Written by Charles “Chuck” Yunghans, 1924-2004:
“I graduated from Vincennes High School in Vincennes, Ind., in 1942. I worked at the Vincennes steel plant under the supervision of my Dad until I was drafted the following year in 1943. It was the first time I had ever been out of Indiana.
I served as an infantry recruit in the newly formed 66th Infantry Panther Division in Camp Blanding, Fla. Miserably hot and muggy.
A year later I was shipped to England as an infantry replacement. Shortly after, I volunteered to serve in Company F of the 507th Parachute Infantry Regiment. We were sent to Belgium with the 17th Airborne Division in December 1944 to engage in the Battle of the Bulge.
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I spent six weeks of the most miserable winter of my life, bar none. We hunkered down in deep German woods, sleeping on frozen ground on beds of pine needles. We wore the same clothes for the entire six weeks, never taking a bath or shower. It was extremely cold. In spite of constantly changing wet socks for dry ones, I lost the battle and my toes froze. Christmas dinner consisted of dehydrated potatoes and Spam. To this day, I can eat neither.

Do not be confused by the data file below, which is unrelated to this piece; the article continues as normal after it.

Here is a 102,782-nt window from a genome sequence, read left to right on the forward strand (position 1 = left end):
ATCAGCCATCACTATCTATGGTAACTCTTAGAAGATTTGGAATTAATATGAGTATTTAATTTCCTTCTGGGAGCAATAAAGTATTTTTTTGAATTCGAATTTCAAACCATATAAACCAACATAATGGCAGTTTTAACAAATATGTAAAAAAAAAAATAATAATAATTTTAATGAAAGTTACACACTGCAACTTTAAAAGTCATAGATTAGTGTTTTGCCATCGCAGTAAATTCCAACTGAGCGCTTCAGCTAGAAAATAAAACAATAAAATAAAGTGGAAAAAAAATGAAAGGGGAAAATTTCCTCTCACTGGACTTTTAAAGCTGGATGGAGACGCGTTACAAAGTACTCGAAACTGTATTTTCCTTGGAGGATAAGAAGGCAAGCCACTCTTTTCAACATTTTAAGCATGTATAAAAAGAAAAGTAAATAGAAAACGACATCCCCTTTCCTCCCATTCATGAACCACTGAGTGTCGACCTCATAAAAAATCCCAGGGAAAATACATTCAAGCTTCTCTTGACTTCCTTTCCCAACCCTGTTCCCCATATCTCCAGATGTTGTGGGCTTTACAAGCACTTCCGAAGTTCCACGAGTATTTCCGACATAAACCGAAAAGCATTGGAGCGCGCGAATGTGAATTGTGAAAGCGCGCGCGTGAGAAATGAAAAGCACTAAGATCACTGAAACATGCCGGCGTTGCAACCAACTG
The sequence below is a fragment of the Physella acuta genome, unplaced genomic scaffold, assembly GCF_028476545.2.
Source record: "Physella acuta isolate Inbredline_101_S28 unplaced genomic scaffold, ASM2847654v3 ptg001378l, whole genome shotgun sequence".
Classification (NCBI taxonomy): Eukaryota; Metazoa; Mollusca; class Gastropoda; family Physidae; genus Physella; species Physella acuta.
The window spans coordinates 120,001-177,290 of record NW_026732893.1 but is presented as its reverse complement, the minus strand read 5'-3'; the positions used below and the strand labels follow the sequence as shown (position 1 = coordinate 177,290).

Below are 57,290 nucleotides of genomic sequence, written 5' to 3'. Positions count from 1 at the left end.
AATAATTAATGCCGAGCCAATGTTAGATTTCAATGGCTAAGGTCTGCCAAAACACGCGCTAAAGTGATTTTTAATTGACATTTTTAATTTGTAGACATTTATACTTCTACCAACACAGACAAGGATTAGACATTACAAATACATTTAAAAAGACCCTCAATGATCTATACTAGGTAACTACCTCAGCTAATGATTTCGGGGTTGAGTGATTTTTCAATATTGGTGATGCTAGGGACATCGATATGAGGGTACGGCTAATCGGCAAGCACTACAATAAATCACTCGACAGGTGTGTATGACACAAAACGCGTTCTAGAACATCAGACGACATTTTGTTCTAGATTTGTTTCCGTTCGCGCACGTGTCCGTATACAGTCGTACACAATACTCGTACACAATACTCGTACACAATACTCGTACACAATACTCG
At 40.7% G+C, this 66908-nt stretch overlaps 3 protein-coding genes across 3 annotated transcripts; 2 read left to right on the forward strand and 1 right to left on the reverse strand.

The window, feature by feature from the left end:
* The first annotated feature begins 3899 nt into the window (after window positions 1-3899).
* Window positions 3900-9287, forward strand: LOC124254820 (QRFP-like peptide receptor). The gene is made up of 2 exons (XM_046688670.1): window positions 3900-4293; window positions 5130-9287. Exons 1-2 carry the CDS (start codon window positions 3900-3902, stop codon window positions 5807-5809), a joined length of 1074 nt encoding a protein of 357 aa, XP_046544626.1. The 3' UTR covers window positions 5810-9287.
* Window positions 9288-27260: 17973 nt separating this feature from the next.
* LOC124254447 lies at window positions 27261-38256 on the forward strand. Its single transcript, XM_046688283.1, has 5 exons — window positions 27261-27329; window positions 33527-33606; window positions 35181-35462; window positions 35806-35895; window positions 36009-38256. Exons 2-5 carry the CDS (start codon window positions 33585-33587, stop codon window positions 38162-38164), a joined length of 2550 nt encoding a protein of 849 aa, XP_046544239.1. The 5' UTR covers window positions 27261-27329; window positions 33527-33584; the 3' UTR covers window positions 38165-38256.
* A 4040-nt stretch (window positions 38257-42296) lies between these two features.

On March 24, 1945, our division invaded Germany with the Rhine River jump at the town of Wesel. Another scary endeavor. Even though our jump was at night, there was still artillery fire from the enemy and I prayed that I wouldn’t be shot down in the air or taken prisoner on the ground. Casualties were heavy, but thank God my life was spared.
Shortly after the Rhine jump, Germany surrendered. I was assigned to occupation duty in Berlin for two months. I returned to the USA on the Queen Mary and joined the ticker-tape parade in New York City with the 82nd Airborne Division. I was discharged from Camp Atterbury (Indiana) on Jan. 17, 1946.”
(Pfc. Yunghans received the American Theater Ribbon, three Bronze stars, a Good Conduct Medal, a Victory Medal and a bronze arrowhead. Although Yunghans rarely spoke of his military service, he was extremely proud to have served his country.)